Press Release: Feds to Shoot Endangered Mexican Wolf
For Immediate Release, August 9, 2012
SILVER CITY, N.M.— The alpha female of the Fox Mountain Pack of Mexican gray wolves will be shot due to the seven-member pack preying on four head of cattle over several months. The owners of the cattle will be fully reimbursed, but the wolf family will lose their matriarch, according to a kill-order issued Wednesday by the U.S. Fish and Wildlife Service to its sister agency, U.S.D.A. Wildlife Services. Last year, only 58 Mexican wolves and six breeding pairs survived in New Mexico and Arizona, their only home in the wild.
”Instead of killing this successful wolf mother, more should be done by affected ranchers to protect their livestock,” said Michael Robinson of the Center for Biological Diversity. “This kill order is a shocking return to reviled and destructive Bush administration policies toward Mexican gray wolves. Resources should be used to immediately hire a range-rider, rather than spend a greater amount of taxpayer money to shoot a radio-collared wolf in front of her pups.”
The last wolf shot in response to livestock depredations was the alpha female of the Durango Pack, killed on the Gila National Forest in New Mexico in June 2007. Her mate and pup disappeared thereafter and are presumed dead. Then-governor Bill Richardson withdrew the state’s assent to killing her and other wolves, but his message was delivered too late to save her.
“The Fox Mountain Pack is largely surviving on elk,” said Robinson. “Rare losses of livestock, whose owners are indemnified, should not be used as an excuse to resume a de facto war against the beautiful, intelligent, social and very imperiled Mexican wolf. These pups should be allowed to grow up with their mother.”
After a decades-long wolf extermination program in the United States and Mexico carried out by the U.S. Fish and Wildlife Service, passage of the Endangered Species Act in 1973 led to the rescue and captive breeding of the last five Mexican wolves in the wild in Mexico. Some of their great-grandpups were reintroduced in 1998, but the shooting of 12 wolves by the government, accidental killing of 18 more in the course of capture, and long-term incarceration of 32 other once-wild wolves has led to the population languishing and left it at risk of blinking out.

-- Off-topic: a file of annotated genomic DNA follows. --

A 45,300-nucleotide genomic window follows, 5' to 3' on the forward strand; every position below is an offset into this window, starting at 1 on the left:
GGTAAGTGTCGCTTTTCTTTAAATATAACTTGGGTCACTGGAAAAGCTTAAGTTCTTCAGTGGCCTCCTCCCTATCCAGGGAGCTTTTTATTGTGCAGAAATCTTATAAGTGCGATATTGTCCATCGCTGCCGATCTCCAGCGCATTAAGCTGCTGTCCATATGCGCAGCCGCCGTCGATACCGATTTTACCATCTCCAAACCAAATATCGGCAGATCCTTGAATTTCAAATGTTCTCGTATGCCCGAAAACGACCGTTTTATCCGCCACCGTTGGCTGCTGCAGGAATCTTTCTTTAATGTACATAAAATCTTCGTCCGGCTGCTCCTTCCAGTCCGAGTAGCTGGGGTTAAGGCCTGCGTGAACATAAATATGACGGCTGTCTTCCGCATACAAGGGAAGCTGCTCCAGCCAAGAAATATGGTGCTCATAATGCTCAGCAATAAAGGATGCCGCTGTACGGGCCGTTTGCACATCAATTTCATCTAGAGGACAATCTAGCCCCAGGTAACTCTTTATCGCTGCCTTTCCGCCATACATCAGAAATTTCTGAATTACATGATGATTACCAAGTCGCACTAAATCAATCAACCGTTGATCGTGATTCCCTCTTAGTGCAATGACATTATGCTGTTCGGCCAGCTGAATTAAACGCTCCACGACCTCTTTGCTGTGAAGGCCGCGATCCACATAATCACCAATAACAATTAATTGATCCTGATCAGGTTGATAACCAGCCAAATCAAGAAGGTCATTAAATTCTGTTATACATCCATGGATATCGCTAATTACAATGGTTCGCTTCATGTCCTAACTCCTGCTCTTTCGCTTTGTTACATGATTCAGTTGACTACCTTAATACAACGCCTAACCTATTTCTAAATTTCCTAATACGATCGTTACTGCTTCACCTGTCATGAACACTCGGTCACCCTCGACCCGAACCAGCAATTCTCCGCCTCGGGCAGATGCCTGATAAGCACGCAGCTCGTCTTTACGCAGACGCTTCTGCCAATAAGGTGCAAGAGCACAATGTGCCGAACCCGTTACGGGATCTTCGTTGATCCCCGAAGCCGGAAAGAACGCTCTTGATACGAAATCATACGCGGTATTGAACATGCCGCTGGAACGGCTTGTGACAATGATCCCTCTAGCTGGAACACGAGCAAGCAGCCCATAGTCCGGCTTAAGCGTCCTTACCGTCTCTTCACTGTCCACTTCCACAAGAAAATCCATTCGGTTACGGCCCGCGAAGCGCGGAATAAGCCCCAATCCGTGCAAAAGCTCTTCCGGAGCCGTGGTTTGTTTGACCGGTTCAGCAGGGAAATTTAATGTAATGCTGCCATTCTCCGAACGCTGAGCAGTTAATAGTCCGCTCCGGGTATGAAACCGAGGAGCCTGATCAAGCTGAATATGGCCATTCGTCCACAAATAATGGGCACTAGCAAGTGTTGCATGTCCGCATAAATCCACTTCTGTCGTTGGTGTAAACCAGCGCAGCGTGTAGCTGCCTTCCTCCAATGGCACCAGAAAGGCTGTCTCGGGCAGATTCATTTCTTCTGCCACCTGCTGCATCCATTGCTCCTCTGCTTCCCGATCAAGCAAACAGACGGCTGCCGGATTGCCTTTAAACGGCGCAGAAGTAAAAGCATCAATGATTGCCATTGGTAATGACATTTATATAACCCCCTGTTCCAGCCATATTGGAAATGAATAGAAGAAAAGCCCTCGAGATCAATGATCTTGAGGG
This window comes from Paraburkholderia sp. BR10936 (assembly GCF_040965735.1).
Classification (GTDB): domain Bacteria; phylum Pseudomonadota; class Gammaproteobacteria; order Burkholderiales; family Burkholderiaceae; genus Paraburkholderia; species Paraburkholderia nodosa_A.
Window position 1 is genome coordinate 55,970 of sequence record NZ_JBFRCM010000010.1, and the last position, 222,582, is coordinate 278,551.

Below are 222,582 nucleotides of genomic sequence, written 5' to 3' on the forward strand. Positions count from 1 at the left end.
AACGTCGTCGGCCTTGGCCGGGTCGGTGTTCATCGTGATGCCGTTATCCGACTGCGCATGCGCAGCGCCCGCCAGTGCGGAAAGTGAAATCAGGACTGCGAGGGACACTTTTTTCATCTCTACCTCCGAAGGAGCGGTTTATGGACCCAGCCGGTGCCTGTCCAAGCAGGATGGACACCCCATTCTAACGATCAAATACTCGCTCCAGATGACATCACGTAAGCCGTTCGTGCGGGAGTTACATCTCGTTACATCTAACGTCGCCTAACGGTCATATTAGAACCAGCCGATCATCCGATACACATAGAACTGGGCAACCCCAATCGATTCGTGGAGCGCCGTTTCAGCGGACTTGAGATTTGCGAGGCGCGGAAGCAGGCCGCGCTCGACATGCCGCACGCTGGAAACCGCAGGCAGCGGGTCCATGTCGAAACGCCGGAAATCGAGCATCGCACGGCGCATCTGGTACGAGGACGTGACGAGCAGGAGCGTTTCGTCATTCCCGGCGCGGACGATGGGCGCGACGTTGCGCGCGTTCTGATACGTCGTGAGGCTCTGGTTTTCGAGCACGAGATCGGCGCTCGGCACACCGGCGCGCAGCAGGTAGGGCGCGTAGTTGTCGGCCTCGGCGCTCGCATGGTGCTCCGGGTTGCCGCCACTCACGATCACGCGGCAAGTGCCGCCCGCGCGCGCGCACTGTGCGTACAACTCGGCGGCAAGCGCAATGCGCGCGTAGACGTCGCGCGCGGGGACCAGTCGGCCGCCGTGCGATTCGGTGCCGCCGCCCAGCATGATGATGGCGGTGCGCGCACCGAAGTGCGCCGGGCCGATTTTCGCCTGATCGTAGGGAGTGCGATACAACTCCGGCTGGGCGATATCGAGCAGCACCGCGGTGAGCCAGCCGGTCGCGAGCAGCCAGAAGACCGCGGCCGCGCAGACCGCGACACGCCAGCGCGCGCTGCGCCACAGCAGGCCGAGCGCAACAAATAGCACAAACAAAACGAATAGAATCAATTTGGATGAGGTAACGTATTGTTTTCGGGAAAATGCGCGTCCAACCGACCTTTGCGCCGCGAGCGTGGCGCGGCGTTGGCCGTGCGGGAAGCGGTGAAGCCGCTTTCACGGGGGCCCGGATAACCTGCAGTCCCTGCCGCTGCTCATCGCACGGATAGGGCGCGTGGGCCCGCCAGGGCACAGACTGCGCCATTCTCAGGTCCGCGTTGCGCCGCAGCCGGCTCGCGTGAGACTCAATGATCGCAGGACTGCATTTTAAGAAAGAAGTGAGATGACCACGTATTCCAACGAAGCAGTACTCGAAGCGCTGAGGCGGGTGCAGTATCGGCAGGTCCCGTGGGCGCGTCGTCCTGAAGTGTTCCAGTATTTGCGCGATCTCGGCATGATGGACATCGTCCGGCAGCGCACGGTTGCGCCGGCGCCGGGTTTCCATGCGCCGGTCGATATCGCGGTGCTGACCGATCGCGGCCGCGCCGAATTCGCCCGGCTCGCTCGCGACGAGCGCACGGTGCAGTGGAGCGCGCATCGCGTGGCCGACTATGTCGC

PLEASE CALL TODAY TO STOP THE SENSELESS KILLING OF THIS WOLF!
Call the White House and USFWS Southwest Regional Director Ben Tuggle now and tell them to keep the Fox Mountain alpha female in the wild with her pups!
White House number: 202-456-1111
US Fish and Wildlife Service Southwest Regional Office number: 505-761-4748
If you live in any of these swing states, please call the local Obama campaign office:
Colorado, Florida, Iowa, Michigan, Nevada, New Hampshire, Ohio, Virginia, or Wisconsin. You can find the nearest Obama campaign office here. http://www.barackobama.com/offices/
Your own words are best, but here’s a simple script for your call:
My name is ____________ and I live in ______________ state.
I support the Mexican wolf recovery effort and I am calling to ask you to stop the killing of the Fox Mountain alpha female.
With only 50-60 Mexican wolves in the wild, every one is important, and this Mexican wolf has pups born just this summer.
There are many solutions to conflicts between livestock and wolves, but there are very few Mexican gray wolves.
The Fish and Wildlife Service needs to release more Mexican wolves into the wild, not kill the ones already there.
Include any personal reasons you have for caring about this and thank them.
Please send us a message at email@example.com to let us know you have called.
If you can't get through to a person or voicemail tonight, please call in the morning. Calls mean more than emails, but if you can't call, you can email the USFWS at RDTuggle@fws.gov and Obama at http://www.whitehouse.gov/contact/submit-questions-and-comments. Thank you so much! This is so important.
Thank you for your work to save this Mexican wolf’s life!
Mexican gray wolf photo by George Andrejko, Arizona Game and Fish Department. Photos are available for media use.